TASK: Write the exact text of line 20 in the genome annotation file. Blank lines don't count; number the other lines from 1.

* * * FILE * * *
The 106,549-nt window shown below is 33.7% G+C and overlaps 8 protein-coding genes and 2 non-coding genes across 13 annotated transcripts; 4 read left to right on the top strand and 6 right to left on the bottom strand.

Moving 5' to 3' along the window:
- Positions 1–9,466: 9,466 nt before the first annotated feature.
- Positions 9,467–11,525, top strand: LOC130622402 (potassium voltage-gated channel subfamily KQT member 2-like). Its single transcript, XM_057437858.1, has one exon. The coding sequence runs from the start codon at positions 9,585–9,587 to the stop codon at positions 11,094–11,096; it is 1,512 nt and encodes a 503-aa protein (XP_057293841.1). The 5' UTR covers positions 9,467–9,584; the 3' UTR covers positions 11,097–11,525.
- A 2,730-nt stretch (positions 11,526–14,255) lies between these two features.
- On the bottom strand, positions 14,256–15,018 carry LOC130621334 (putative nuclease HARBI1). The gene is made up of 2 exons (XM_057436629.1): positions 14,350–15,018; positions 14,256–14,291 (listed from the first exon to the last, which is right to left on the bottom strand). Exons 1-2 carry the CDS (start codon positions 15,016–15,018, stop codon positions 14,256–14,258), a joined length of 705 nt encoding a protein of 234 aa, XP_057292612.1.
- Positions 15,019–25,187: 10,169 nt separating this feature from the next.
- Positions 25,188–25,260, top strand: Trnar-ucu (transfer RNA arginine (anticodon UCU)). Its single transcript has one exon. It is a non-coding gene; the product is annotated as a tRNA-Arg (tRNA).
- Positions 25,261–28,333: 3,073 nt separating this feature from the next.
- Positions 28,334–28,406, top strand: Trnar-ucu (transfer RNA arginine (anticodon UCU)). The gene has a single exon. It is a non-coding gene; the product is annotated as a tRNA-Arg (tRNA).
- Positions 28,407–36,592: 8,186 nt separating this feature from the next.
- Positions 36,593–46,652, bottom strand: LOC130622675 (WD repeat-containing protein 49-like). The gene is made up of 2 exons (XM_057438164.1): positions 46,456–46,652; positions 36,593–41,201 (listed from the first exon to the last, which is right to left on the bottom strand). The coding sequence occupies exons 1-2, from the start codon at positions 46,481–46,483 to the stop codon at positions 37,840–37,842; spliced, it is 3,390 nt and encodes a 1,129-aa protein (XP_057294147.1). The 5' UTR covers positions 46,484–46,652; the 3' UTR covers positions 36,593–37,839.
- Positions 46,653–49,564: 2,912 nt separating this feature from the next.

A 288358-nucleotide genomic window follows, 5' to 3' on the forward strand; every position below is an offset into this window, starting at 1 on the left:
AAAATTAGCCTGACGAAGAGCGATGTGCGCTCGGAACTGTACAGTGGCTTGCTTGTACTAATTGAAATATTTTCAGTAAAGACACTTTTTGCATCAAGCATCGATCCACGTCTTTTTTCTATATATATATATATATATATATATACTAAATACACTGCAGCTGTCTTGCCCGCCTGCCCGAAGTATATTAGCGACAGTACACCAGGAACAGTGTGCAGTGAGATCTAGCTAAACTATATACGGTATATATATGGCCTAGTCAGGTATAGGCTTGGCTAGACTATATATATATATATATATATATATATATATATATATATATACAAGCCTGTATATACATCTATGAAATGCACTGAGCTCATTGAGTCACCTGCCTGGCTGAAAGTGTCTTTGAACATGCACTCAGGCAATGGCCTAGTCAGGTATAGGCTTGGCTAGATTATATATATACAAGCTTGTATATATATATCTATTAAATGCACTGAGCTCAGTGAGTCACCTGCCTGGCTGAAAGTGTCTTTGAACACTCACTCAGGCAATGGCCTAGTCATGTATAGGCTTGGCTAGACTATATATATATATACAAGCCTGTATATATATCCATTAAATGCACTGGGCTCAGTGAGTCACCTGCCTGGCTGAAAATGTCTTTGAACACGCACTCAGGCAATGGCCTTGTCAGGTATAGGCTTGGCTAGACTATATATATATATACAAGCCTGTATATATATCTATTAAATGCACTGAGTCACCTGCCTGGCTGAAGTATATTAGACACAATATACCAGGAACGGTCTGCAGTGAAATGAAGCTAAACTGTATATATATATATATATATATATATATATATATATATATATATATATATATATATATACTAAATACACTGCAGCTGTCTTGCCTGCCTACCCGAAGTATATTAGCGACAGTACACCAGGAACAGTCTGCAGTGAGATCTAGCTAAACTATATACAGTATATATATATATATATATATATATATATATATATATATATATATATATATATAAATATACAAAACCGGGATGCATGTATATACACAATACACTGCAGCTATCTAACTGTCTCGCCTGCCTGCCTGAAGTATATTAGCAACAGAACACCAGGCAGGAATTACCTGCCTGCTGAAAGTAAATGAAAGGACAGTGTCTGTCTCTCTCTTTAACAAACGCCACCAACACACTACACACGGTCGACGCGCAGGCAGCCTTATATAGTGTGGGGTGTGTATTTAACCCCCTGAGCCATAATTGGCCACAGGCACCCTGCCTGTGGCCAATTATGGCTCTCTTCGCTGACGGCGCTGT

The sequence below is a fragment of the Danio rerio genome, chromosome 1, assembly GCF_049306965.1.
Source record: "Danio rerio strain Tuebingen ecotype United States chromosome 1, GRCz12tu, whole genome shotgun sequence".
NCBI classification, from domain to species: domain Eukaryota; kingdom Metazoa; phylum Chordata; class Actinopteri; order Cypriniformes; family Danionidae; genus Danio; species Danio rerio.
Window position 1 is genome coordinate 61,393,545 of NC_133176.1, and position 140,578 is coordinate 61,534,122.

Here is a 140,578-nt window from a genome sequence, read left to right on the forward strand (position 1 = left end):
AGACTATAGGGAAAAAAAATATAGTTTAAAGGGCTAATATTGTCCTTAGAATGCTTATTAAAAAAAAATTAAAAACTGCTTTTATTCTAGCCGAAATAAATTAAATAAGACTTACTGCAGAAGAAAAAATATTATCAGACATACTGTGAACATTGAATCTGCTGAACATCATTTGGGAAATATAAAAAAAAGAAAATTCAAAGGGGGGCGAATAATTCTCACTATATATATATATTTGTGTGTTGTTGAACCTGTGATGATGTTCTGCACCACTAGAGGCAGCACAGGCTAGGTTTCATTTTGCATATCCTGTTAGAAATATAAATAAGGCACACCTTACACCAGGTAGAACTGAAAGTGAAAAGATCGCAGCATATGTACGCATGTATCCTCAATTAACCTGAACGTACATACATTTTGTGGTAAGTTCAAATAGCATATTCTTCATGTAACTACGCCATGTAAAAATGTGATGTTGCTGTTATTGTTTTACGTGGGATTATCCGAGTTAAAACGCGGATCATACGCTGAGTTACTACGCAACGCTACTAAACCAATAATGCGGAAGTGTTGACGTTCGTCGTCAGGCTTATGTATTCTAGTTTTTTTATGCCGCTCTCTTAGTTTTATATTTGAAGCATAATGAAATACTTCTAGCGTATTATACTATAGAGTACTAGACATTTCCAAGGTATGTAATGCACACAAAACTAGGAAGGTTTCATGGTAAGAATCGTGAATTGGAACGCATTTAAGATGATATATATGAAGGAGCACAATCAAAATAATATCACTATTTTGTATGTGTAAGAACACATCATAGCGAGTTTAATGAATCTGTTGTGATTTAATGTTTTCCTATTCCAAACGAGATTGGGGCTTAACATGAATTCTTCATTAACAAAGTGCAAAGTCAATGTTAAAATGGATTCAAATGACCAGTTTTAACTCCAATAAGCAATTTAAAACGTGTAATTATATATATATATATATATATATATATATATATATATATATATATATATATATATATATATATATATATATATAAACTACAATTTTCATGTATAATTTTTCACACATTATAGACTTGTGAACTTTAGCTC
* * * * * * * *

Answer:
Here is a 140,578-nt window from a genome sequence, read left to right on the forward strand (position 1 = left end):